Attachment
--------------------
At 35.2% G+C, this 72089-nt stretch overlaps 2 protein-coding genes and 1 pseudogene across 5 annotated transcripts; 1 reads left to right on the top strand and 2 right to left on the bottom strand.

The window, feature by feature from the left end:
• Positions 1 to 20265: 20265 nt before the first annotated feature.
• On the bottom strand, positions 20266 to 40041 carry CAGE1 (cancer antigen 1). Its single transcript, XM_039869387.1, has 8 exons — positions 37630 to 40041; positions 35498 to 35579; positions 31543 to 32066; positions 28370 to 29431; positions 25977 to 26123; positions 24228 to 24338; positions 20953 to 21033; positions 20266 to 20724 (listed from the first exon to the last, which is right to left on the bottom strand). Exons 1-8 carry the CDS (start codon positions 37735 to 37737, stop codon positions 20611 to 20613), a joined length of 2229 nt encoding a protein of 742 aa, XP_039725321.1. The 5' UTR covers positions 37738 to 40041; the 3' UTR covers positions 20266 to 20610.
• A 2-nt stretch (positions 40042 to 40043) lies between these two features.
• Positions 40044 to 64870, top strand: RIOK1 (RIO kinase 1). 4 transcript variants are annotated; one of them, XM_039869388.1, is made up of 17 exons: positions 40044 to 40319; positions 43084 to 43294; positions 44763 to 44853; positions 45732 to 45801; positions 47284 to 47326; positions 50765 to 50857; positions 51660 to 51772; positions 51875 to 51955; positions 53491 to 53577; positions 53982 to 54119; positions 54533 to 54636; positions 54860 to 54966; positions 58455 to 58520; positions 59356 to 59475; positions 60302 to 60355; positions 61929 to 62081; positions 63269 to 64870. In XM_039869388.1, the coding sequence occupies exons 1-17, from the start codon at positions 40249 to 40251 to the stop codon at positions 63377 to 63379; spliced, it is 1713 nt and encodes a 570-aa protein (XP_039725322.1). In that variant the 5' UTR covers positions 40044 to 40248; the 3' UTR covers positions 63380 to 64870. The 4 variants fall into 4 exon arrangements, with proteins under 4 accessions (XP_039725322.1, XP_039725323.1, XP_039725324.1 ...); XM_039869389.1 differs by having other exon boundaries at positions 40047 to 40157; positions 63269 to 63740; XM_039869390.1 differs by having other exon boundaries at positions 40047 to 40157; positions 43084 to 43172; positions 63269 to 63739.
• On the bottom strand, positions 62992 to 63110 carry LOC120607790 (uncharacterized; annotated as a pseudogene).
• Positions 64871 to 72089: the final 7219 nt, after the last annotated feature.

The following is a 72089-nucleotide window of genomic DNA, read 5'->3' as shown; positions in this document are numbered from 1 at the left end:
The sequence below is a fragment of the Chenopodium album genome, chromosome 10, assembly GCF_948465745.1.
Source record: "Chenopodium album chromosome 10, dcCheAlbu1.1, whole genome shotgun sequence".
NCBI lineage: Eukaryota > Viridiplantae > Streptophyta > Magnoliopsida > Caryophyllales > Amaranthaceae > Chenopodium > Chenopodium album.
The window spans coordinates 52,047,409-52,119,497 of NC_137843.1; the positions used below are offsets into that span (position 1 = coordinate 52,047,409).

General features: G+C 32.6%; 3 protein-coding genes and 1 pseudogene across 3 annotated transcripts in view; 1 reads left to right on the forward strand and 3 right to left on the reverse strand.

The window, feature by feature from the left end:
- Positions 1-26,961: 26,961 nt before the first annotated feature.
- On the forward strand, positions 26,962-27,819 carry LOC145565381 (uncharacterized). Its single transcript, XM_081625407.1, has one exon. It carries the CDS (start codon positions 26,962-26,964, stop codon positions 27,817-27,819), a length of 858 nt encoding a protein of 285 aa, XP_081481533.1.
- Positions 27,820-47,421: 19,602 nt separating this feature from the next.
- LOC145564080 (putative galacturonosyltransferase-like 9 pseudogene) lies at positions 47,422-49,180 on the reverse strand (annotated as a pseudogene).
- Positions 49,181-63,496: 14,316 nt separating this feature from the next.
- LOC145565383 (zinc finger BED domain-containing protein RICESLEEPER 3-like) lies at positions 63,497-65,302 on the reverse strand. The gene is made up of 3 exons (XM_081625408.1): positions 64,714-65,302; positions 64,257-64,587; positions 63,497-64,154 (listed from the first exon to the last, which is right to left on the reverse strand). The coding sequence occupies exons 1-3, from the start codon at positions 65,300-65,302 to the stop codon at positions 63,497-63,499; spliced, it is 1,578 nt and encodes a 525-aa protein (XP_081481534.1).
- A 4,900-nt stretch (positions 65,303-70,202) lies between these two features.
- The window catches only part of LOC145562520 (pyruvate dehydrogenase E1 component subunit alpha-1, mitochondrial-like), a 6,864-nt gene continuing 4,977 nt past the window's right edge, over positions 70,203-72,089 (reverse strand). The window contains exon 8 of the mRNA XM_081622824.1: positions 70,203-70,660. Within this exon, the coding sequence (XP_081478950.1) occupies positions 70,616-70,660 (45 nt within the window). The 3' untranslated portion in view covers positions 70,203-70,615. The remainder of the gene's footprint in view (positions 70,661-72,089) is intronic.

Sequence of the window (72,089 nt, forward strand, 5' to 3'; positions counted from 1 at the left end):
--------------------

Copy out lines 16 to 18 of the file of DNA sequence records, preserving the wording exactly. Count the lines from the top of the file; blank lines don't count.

- Positions 1-26,961: 26,961 nt before the first annotated feature.
- On the forward strand, positions 26,962-27,819 carry LOC145565381 (uncharacterized). Its single transcript, XM_081625407.1, has one exon. It carries the CDS (start codon positions 26,962-26,964, stop codon positions 27,817-27,819), a length of 858 nt encoding a protein of 285 aa, XP_081481533.1.
- Positions 27,820-47,421: 19,602 nt separating this feature from the next.